Thursday, July 1, 2010


Maybe I am repeating myself here, but I had a couple of encounters over the last couple of days, which just made me realize all over again in what kind of community I got myself into when picking up the swim-bike-run.

But all of this really started with the Salsa community here in Greenville. You see, as a German transplant, I pretty much isolated myself with other German transplants for the first year of my stay here in the US. There was certainly the convenience factor that supported that behavior, but it also was the whole cultural shock* thing going on that prevented me from reaching beyond my comfort zone for the longest. You may think that cultural shock stuff is just a sorry excuse, but believe me that it is for real and between that and crazy work hours, the thought of meeting new people and maintaining new connections just completely overwhelmed me.

*It is funny to read the wikipedia explanation of "cultural shock" now after so many years and I seriously don't have any problem at all to identify the phases that I went through.

After some degree of adjustment, I felt like spreading my wings a little again and started Salsa dancing. It truely was a blessing in a lot of ways. Not only was that a start for at least a little bit of exercise, but it also led me to meet so many great and amazing people... I also met my husband there. Even though we don't make it out to the club that regularly anymore, we are still in touch with a lot of the people and at least try to attend all the special occasions to reconnect. The Salsa peeps were also a big portion of our wedding receiption and they made sure that the dance floor was properly utelized!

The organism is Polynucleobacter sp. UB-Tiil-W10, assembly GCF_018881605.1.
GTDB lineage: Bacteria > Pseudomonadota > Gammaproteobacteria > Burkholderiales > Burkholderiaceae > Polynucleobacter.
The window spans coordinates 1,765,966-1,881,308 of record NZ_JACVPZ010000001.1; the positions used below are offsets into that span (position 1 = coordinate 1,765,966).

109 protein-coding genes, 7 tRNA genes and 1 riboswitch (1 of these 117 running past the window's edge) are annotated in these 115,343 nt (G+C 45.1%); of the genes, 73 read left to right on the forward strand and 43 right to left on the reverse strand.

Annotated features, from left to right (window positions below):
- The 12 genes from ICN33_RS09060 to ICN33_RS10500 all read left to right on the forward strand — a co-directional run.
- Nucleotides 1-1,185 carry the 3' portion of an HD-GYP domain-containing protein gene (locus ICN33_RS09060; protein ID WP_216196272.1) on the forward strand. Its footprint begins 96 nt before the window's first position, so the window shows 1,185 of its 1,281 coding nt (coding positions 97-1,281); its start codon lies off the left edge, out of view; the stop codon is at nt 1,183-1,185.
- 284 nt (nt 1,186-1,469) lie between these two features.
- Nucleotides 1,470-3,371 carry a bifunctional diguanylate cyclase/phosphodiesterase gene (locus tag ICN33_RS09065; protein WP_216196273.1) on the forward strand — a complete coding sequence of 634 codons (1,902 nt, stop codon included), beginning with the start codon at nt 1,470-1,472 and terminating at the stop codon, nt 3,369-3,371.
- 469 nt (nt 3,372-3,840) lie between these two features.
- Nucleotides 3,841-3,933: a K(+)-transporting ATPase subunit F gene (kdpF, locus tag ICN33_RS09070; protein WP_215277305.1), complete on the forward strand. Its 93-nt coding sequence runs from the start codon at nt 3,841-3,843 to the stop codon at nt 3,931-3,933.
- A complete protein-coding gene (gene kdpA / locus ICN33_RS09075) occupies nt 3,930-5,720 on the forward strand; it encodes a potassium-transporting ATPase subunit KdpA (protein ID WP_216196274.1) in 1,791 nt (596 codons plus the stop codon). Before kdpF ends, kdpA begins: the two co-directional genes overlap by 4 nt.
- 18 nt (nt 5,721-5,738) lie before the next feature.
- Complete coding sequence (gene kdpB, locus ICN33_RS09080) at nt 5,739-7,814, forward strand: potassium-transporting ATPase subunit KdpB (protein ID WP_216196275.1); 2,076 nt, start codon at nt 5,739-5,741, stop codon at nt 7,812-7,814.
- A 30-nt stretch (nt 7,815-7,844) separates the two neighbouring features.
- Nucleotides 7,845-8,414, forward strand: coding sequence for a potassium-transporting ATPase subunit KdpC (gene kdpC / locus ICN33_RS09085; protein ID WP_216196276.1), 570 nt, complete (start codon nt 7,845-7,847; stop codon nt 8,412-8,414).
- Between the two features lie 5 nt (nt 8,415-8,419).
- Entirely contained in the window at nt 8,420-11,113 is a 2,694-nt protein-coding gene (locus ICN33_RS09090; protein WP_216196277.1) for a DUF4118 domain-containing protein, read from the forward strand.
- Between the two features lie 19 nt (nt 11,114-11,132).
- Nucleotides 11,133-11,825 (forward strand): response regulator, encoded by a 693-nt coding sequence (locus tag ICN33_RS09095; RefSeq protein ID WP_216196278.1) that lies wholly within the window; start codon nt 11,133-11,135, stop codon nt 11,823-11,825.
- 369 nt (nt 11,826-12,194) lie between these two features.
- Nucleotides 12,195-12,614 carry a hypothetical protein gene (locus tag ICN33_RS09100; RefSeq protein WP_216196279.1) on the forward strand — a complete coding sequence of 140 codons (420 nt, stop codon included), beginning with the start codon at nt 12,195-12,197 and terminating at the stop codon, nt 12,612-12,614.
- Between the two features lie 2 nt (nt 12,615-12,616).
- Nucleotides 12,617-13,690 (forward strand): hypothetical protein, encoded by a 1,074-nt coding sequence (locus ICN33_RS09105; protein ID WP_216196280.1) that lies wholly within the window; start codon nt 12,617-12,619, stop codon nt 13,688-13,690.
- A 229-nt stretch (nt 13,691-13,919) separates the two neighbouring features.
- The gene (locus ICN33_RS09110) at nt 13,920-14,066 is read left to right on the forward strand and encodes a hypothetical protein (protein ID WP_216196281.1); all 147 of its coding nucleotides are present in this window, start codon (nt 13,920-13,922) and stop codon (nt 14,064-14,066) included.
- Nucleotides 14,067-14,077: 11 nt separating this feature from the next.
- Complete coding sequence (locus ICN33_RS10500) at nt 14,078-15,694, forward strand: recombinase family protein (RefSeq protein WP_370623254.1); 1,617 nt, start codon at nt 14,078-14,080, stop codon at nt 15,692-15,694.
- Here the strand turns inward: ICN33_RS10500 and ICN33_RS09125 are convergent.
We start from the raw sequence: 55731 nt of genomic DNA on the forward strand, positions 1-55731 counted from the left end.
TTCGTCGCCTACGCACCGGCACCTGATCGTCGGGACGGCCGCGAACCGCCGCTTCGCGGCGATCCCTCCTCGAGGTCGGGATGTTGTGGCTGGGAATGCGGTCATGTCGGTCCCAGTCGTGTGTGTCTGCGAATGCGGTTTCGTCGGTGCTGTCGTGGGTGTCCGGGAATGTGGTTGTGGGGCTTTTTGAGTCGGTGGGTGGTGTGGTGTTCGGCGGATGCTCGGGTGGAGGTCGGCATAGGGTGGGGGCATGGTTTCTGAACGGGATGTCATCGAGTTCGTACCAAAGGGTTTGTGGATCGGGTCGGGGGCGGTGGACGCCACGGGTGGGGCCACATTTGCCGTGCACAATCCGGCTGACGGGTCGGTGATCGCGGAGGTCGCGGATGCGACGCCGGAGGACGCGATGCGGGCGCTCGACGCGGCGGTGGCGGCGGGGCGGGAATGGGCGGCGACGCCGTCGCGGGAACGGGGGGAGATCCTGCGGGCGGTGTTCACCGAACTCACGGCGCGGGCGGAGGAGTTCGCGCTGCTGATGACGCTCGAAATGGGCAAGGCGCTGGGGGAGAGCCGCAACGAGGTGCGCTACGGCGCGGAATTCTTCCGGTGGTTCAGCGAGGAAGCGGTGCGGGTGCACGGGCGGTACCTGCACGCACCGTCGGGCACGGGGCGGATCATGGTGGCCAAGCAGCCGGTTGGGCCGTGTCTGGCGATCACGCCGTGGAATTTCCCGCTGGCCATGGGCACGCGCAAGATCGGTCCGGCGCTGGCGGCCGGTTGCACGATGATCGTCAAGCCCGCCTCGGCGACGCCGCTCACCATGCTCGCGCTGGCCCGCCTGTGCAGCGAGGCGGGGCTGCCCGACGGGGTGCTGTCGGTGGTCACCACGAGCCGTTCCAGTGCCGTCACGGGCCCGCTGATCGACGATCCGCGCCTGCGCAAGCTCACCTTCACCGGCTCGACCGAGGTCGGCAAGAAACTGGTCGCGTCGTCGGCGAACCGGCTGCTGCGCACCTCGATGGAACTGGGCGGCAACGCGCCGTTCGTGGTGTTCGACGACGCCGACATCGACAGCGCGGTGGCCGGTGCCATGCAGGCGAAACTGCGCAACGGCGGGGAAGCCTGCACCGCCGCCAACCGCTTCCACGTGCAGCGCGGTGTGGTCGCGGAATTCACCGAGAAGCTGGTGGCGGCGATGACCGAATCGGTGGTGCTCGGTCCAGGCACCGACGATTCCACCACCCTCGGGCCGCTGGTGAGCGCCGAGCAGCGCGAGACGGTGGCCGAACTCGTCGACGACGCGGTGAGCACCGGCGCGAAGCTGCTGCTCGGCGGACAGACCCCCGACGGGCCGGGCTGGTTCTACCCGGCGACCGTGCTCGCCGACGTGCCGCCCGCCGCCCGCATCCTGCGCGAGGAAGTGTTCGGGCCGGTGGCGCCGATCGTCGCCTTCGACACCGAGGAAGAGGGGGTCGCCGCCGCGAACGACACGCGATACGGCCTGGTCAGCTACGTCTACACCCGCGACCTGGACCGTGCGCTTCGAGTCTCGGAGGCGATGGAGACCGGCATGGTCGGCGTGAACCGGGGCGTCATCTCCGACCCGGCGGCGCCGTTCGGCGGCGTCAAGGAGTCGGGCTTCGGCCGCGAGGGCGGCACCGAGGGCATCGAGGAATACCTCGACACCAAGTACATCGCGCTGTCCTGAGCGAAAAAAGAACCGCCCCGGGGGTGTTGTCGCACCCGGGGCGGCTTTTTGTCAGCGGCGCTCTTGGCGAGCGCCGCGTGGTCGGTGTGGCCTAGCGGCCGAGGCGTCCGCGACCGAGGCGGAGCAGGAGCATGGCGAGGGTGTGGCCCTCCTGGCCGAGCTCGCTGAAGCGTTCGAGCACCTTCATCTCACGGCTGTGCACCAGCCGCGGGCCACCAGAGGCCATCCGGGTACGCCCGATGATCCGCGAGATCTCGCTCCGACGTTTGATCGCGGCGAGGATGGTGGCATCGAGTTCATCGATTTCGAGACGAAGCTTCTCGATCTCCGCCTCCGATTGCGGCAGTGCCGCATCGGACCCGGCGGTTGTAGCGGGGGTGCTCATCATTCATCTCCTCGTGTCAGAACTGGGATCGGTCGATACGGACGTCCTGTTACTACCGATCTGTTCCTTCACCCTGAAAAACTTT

Then in 2008, I started out on my quest to get fit and healthy again and somehow got set on doing a triathlon. Now a couple of years later and two triathlon into the sport and a couple more lined up for the year, I notice every now and then that the benefits of the sport go way beyond the physical and mental aspects... Both Salsa and triathlon have given me such a big network of people that I never thought possible, especially since I started "from scratch" five years ago in a new country, several thousand miles away from home, speaking a different language and having a different culture from what I was used to.

But the tri community doesn't only have a social component, but it's also a lot about sharing training and racing as well as trading knowledge and experiences. Because the truth is, sometimes you just ask yourself: Is this just me? Only to find out in a conversation with a training partner or random fellow cyclist on a trail that others struggle with the same things. I found people in the swim-bike-run of things to share openly what worked for them and what they struggle with. You trade tips and tricks about training, gear and nutrition. You can ask and you will get asked yourself... Give and take!

Most of the time things are not perfect, but it always helps to know that your are part of community and they know exactly what you are talking about.

So long! ;-)

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